Adrienne von Speyr relates the following account of Newman’s prayer-life and personality in one of her numerous visions, dictated to her friend and co-worker, Hans Urs von Balthasar. These accounts are collected in The Book of All Saints (Ignatius, 2008), which includes a wide variety of persons, mostly canonized saints but also a few surprises (e.g., Joseph Haydn, Kierkegaard). Her description of Newman is, thankfully, far more kind and sympathetic than her less-than-flattering estimation of Thomas Aquinas. I thought this was a wonderful account of Newman.
I see him in prayer. He prays so carefully, with a fastidious, good love, a love that has no patience for anything that is not entirely pure and entirely righteous [rechtschaffen]. He brings everything that is troubling and occupying him into prayer with him. At first, it is all unsorted; he sorts it out in prayer. And in prayer, he receives a certainty concerning whether what he brought is really worthwhile, whether God can use it, whether God can bless it. If God blesses it, he contemplates it once again in prayer and looks to see whether God’s light is now reflecting from it. His thoughts, his concerns, his recommendations are like diamonds that were not initially polished, stones he was not entirely sure were in fact really diamonds. Then the expert, that is, God, inspects them and gives them a true polish, and in the end Newman also sees that they were in fact precious stones. But one would have to say that almost everything he brings to God is really a diamond and that he already made the selection in a holy way.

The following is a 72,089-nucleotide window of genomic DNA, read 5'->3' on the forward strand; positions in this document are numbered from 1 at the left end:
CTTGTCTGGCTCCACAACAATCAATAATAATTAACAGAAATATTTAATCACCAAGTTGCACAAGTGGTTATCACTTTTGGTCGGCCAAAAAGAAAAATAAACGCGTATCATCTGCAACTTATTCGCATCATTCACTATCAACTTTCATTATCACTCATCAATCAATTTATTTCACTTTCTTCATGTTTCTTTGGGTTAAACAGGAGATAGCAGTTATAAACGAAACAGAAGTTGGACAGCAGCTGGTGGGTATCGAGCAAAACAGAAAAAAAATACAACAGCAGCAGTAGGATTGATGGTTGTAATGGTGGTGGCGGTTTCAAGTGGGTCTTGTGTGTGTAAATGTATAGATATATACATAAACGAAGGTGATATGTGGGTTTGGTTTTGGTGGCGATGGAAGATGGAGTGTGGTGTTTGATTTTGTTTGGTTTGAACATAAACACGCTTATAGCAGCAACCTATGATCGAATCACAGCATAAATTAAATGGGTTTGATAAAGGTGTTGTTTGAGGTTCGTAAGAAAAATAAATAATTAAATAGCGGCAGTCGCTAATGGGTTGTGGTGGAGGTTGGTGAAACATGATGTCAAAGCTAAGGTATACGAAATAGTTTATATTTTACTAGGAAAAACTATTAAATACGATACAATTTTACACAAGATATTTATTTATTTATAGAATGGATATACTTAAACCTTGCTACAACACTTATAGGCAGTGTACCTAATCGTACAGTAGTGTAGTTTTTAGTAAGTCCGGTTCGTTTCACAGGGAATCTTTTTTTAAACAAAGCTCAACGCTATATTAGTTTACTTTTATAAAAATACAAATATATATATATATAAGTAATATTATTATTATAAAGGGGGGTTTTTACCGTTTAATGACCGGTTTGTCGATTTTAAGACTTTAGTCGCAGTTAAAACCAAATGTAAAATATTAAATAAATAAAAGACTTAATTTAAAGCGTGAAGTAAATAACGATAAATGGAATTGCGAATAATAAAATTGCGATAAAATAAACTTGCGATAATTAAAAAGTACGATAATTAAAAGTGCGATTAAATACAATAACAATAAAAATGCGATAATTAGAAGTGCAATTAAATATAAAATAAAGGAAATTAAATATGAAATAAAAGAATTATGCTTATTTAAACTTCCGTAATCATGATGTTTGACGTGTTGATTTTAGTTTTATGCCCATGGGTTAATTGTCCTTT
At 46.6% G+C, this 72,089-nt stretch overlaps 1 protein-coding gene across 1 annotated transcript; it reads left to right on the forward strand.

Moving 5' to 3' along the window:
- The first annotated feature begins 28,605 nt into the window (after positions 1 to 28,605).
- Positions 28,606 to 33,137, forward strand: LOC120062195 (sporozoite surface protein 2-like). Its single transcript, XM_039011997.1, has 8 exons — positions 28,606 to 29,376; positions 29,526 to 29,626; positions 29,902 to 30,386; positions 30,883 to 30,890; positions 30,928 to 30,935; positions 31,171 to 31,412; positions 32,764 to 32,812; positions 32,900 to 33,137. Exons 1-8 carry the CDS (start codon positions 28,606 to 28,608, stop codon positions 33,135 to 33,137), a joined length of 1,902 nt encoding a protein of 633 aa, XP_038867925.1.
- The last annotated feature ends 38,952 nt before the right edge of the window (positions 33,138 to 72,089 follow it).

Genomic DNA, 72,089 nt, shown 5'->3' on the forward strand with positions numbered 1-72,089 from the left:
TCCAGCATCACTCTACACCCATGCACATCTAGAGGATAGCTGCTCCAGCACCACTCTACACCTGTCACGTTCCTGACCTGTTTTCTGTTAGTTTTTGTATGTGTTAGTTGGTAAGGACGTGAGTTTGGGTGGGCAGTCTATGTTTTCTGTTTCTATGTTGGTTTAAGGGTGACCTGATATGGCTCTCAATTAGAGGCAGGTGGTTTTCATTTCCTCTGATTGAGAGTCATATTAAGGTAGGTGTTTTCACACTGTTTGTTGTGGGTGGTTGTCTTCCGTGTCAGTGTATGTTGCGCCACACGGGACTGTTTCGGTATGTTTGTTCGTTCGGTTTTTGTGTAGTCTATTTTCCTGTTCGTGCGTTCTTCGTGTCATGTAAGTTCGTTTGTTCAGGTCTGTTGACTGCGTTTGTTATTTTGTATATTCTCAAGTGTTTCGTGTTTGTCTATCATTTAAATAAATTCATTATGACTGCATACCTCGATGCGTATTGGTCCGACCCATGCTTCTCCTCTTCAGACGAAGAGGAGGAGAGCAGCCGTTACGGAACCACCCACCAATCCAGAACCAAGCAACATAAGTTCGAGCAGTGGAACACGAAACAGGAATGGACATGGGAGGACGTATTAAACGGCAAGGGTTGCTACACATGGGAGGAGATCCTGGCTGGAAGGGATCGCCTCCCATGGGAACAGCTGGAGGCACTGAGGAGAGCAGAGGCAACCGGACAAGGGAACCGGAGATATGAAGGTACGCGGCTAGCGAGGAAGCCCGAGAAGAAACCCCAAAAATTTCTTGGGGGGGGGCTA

(And his work?) He loves it. He loves it, because it is God’s work. …It is often the case that he writes, as it were, with his blood and attains to insights with the last of his strength. There is much that is demanded of him personally. In fact, he stands in relation to his work the way a founder of an Order stands in relation to that which he founds.
(And people?) He loves them. It is a bit odd. He sees them as God’s creatures, but in a way that somewhat resembles an entomologist who loves his insects. He often has difficulty making the first human contact. He receives it first through the translation of God.
Adrienne von Speyr, The Book of All Saints (Ignatius, 2008), pp. 261-262.